Coronavirus ‘Postdictions’

Crazy times, and for some the global turmoil evokes a sense the pre-messianic era. Combine this with the memes flying across our screens and phones faster than any virus could actually spread and you end up with a very dangerous combination.

This morning on my phone was a post based on a quote from Isaiah (26.20): “Go, my people, enter your chambers, And lock your doors behind you. Hide but a little moment, Until the indignation passes” with an explanation quoted from the medieval French commentator Ralbag that interpreted this and included (alleged) references to China, Iran, the similarity between the words “corona” and “crown”, and other current events, such as the bizarre political situation in Israel.

It was enough to pique my interest, so I started digging. The verse was correct, but some of the linkages made in the comment are very tenuous. The Ralbag has commentary on Chumash and some of the Prophets, but he does not have one on the book of Isaiah. This may have come from one of his philosophical works, but no such detail was in the post.

Statements like this are postdictions: predictions or prophesies that have many possible interpretations, and are reinterpreted in the context of current world events to mean – really – whatever we want. We see them in times of turmoil, as people try to make sense of what is going on around them.

In addition to (and worse than) postdictions, Rabbis and other religious leaders suggest that various catastrophic events are divine retribution for a specific sin (and sadly, that has happened with Coronavirus as well). Unless those leaders know what God thinks (having seemingly forgotten that other classic from Isaiah 55.8 “For My thoughts are not your thoughts”), we should give them no credence at all. According to reputable Jewish theological sources, times of great troubles should be a time for personal introspection. The word “personal” is important here. It’s not for any mortal to tell us why God does what He does.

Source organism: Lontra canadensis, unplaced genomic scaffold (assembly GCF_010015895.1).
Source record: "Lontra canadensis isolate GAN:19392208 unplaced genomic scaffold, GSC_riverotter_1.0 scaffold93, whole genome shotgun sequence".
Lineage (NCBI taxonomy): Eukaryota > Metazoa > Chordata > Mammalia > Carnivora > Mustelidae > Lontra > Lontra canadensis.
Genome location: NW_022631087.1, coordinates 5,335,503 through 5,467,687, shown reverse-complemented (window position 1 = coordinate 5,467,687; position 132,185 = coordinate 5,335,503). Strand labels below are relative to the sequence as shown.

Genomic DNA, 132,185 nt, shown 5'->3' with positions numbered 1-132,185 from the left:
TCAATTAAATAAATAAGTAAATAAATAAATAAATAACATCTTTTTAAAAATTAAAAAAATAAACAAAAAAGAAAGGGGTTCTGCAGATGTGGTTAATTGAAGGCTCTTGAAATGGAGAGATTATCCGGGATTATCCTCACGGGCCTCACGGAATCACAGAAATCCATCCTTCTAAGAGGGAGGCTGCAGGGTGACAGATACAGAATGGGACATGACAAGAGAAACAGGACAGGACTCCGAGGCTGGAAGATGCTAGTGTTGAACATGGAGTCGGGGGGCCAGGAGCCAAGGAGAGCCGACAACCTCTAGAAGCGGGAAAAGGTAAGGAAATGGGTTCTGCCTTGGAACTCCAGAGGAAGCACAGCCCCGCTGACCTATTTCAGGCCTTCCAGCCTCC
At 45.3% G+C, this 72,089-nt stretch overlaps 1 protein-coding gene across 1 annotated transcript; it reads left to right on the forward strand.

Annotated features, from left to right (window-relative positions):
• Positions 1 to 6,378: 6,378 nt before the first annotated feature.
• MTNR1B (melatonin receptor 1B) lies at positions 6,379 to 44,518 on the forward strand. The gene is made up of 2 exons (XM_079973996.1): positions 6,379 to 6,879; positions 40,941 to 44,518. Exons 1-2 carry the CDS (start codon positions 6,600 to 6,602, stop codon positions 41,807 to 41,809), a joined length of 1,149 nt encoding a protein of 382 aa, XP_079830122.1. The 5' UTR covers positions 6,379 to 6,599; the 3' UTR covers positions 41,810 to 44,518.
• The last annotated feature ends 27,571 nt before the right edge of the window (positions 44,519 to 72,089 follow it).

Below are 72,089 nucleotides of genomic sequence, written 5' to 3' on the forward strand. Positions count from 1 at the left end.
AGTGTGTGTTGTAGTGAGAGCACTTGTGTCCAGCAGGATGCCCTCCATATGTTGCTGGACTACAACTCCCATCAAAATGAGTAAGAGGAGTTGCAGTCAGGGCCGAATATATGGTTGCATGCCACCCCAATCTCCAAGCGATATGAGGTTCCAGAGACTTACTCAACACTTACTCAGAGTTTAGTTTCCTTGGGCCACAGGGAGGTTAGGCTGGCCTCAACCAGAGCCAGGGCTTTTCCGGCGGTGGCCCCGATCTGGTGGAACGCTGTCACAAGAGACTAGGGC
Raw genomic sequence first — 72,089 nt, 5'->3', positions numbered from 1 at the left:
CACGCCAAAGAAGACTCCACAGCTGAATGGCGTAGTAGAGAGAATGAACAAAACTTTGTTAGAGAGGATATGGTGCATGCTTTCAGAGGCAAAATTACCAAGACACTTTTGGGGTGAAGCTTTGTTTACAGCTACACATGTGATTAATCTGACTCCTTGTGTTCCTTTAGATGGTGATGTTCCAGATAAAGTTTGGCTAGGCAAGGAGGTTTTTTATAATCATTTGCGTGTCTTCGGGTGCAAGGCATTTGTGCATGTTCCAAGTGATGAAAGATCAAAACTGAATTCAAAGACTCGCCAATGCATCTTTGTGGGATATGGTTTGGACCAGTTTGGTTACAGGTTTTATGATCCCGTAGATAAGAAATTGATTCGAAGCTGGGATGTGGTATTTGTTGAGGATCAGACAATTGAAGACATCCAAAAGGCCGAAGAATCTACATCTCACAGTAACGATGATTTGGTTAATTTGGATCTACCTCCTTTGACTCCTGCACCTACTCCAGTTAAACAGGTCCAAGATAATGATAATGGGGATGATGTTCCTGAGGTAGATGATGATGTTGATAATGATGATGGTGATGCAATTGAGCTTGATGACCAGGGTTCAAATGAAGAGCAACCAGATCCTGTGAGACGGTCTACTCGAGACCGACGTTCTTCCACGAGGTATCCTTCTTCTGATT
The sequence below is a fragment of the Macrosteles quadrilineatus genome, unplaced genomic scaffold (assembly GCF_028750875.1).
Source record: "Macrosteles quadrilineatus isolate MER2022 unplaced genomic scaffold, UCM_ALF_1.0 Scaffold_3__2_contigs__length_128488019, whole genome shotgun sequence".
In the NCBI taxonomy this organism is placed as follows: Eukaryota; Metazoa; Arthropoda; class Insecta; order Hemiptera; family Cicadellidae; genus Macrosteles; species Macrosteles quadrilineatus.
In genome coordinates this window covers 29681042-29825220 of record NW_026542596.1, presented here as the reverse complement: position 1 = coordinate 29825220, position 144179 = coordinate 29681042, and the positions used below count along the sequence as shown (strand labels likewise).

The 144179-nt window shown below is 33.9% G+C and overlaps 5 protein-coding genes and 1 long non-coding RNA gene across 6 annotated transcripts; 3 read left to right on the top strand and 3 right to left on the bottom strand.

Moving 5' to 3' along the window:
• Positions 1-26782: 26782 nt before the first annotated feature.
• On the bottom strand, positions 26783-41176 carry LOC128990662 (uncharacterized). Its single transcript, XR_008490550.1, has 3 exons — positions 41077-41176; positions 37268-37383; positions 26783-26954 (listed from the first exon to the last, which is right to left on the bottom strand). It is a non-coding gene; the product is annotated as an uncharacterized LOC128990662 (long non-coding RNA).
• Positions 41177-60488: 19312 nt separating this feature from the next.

Postdictions are easy to spot: they are light on attribution of all their sources, they purport to come from people with great authority, they make very tenuous links and claims, they include some things that makes sense and some that are outrageous, and many conclude with the mandatory “share this with all your friends”. Funnily enough, that description applies to so much of what we see on our democratised social media. You might also use the term “fake news” (though I would not because they typically stem from ignorance rather than from malicious intent).

There are two healthy responses: ignore, or question/check. With the entirely of world knowledge in each of our pockets, it only takes minutes to verify statement sources. Always add a healthy serve of common sense, as the adage states “if it’s too good to be true, it probably is (not true)”.

Postdictions and other such statements play with our emotions, which are already fragile enough in times of crisis. Especially now, it’s important to be vigilant and not let them spread.

PS If this does all turn out to be pre-messianic, I take everything in this article back.

PPS Not really. These events may well be pre-messianic. I have no idea. Detailed speculation of that nature serves no purpose. When mashiach comes, we will surely know it. In the meantime, let’s use this situation to bring out our best rather than our worst. If this leads to the coming of mashiach, then good. If not, we’ve still become better people for it. So using a bad situation to become better carries zero risk.

PPPS In Chinese, crisis is not the same as danger + opportunity. See here.

About the Author
David is a public speaker and author, an experienced technology entrepreneur, strategic thinker and advisor, philanthropist and not-for-profit innovator. Based in Melbourne Australia, David consults on high net worth family and business issues helping people establish succession plans, overcome family conflict, and find better work/life balance. He is an adjunct professor at Swinburne University, with a focus on family governance and entrepreneurship. David incorporates his diverse background into his thinking and speaking, which cuts across succession planning, wealth transition, legacy, Jewish identity and continuity. He is passionate about leadership, good governance, and sports. David is married with five children.
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